There should be no more ‘talks for the sake of talks’ as it sends a very wrong signal about the West’s commitment to sanctions. As long as Russia upholds its current approach the EU and US must place new economic sanctions that include trade restrictions and other measures targeted at Russia’s elite. If they do not Putin will believe that he has been given ‘carte blanche’ to redraw Europe’s borders.  Furthermore, while Washington failed to convince Saudi Arabia to increase oil production which had the potential to negatively impact the Russian economy, the US should remain open to using its strategic reserve and increase its oil production by some 500-700 barrels per day. While there is now an agreement to increase the number of OSCE monitors in Ukraine from the present 100 to 500, it is important that the majority are deployed in the East, which will make the OSCE more visible and better able to monitor events on the ground.

The EU must also stick to its commitments regarding financial assistance and the final signature of the Association Agreement (AA) with Deep and Comprehensive Free Trade Area (DCFTA).  As of today only the political section has been signed. While the first tranche of finance – some €600 million – is due to be delivered in the coming days, it is also important that signature of the economic part of the AA happens as quickly as possible after the Presidential elections, as it will send a strong signal of EU support.

The Ukrainian government also needs to push ahead with urgent political, judicial and economic reforms as well as the Presidential elections. The appointment of a new President opens the road for everything else including early parliamentary elections and the adoption of an amended “inclusive” constitution which is crucial for Ukraine’s future governance. On 15 May draft constitutional amendments will go to a broad public consultation, which needs to be an inclusive and legitimate exercise other it will be an irrelevant exercise, risking the legitimacy of the amended constitution. Once adopted (possibly early autumn), it will be possible to move ahead on a number of key issues including decentralization of Ukraine’s regions giving them a high degree of autonomy related administrative and financial matters, education and culture with people able to elect and control their regional governors.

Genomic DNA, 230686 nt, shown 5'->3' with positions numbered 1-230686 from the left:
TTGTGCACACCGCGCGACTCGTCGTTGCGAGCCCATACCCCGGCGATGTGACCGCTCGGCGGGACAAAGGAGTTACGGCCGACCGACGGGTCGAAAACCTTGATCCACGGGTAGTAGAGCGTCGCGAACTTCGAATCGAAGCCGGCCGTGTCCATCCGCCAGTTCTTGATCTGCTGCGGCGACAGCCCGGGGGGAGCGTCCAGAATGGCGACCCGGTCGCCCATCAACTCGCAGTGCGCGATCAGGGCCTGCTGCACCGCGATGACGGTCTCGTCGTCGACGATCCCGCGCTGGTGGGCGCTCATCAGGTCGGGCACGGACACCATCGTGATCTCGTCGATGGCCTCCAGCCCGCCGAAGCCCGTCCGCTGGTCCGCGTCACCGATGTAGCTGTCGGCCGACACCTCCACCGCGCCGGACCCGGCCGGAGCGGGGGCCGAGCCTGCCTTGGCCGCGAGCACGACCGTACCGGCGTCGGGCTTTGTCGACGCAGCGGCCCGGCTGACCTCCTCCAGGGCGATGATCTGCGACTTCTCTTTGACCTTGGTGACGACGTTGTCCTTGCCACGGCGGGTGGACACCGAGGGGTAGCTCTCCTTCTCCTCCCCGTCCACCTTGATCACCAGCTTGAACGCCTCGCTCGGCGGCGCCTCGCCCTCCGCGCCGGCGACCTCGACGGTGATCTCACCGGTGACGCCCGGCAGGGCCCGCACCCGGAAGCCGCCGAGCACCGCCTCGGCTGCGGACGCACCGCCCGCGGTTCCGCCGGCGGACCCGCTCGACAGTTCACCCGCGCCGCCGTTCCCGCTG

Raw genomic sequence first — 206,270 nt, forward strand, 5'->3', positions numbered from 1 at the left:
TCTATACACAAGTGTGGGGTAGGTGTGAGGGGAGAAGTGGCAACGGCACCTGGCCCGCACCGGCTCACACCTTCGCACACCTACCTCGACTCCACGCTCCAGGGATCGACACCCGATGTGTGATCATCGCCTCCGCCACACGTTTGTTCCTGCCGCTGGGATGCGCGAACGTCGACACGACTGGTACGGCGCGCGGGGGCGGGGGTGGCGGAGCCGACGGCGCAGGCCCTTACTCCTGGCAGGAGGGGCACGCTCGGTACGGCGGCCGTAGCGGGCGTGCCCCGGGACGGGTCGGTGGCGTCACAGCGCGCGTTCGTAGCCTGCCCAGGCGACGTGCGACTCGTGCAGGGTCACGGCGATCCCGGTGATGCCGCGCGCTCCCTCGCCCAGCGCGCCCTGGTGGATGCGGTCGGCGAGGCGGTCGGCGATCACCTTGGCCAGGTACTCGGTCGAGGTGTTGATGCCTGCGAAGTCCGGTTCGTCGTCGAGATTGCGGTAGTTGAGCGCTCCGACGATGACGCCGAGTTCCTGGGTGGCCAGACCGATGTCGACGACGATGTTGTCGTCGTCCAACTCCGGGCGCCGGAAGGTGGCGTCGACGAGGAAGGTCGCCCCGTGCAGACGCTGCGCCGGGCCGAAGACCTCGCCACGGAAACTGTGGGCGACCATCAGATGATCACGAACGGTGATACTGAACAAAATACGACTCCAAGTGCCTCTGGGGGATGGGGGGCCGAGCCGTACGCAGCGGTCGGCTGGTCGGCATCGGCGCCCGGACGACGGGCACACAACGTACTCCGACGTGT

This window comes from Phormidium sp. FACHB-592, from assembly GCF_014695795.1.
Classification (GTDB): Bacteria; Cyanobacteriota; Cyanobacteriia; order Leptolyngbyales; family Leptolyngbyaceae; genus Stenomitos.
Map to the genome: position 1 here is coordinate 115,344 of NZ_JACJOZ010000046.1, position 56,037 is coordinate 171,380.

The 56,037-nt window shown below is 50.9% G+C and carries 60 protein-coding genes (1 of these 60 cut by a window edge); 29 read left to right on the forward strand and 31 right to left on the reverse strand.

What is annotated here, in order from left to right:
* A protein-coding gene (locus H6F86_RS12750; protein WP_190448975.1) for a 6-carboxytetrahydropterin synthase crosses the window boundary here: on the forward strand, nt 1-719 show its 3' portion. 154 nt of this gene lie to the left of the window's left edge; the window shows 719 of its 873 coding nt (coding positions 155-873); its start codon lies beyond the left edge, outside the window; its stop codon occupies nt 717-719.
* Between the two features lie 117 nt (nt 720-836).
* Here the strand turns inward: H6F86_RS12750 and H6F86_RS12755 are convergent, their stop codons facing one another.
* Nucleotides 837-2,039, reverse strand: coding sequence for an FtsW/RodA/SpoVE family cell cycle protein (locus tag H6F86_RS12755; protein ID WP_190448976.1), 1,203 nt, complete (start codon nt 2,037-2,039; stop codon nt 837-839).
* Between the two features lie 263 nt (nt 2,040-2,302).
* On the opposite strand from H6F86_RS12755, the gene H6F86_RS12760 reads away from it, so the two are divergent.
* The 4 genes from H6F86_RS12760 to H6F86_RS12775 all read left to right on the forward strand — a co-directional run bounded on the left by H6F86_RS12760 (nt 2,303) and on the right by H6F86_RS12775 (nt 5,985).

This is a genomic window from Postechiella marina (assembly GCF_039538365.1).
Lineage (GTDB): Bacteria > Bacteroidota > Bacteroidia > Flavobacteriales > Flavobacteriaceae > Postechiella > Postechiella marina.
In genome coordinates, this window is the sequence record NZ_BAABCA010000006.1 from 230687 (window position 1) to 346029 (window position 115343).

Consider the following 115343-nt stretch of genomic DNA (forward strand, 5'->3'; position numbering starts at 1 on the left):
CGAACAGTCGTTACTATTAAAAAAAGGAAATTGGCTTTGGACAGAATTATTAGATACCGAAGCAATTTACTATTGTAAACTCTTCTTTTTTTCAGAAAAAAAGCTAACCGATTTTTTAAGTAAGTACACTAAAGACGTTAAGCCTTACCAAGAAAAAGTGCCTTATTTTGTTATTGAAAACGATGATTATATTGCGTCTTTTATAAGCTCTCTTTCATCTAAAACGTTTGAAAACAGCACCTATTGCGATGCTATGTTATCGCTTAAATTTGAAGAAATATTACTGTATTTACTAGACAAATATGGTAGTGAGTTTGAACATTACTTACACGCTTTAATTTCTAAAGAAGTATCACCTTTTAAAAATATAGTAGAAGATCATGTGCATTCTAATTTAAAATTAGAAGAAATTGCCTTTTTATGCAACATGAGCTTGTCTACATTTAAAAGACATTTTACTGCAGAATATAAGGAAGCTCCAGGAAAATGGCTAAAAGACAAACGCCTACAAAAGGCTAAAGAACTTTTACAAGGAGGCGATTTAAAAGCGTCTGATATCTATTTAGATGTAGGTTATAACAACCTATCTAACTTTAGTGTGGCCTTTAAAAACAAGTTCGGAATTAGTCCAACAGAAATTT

Ukraine is passing through the most traumatic and difficult period in its 23 years of independence. This crisis can still be resolved but only if the West is resolute in its support of Ukraine and ready to take the necessary actions to counter Moscow. Failing to do this will signal that the West is allowing Moscow to revert back to the Cold War era of defined zones of influence which will have very dangerous consequences that will go well beyond the borders of Ukraine. If we do not act today, we are certain to pay the price tomorrow.

Amanda Paul is a Policy Analyst at the European Policy Centre (EPC).

Disclaimer: The views expressed in this Commentary are the sole responsibility of the author.